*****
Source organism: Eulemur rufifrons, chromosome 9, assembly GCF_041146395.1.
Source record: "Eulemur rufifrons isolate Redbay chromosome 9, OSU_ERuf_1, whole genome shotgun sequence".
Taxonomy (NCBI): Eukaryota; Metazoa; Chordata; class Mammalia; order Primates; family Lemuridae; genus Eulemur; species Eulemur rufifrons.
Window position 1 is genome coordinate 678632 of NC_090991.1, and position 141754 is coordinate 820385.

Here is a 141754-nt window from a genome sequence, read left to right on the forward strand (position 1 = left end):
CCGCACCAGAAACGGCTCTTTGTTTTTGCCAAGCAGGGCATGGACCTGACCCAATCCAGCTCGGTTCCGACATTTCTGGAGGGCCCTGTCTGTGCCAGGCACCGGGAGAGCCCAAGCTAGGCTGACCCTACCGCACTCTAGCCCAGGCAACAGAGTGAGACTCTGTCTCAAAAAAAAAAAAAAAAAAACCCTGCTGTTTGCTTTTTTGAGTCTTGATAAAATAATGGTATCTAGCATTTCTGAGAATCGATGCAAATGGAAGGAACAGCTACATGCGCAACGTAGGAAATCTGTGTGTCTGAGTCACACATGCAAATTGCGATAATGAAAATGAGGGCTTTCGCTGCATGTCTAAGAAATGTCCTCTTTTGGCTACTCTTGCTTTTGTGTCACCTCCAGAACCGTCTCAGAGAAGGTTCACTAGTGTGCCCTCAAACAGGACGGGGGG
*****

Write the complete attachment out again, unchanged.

Source organism: Eulemur rufifrons, chromosome 9, assembly GCF_041146395.1.
Source record: "Eulemur rufifrons isolate Redbay chromosome 9, OSU_ERuf_1, whole genome shotgun sequence".
Taxonomy (NCBI): Eukaryota; Metazoa; Chordata; class Mammalia; order Primates; family Lemuridae; genus Eulemur; species Eulemur rufifrons.
Window position 1 is genome coordinate 678632 of NC_090991.1, and position 141754 is coordinate 820385.

Here is a 141754-nt window from a genome sequence, read left to right on the forward strand (position 1 = left end):
CCGCACCAGAAACGGCTCTTTGTTTTTGCCAAGCAGGGCATGGACCTGACCCAATCCAGCTCGGTTCCGACATTTCTGGAGGGCCCTGTCTGTGCCAGGCACCGGGAGAGCCCAAGCTAGGCTGACCCTACCGCACTCTAGCCCAGGCAACAGAGTGAGACTCTGTCTCAAAAAAAAAAAAAAAAAAACCCTGCTGTTTGCTTTTTTGAGTCTTGATAAAATAATGGTATCTAGCATTTCTGAGAATCGATGCAAATGGAAGGAACAGCTACATGCGCAACGTAGGAAATCTGTGTGTCTGAGTCACACATGCAAATTGCGATAATGAAAATGAGGGCTTTCGCTGCATGTCTAAGAAATGTCCTCTTTTGGCTACTCTTGCTTTTGTGTCACCTCCAGAACCGTCTCAGAGAAGGTTCACTAGTGTGCCCTCAAACAGGACGGGGGG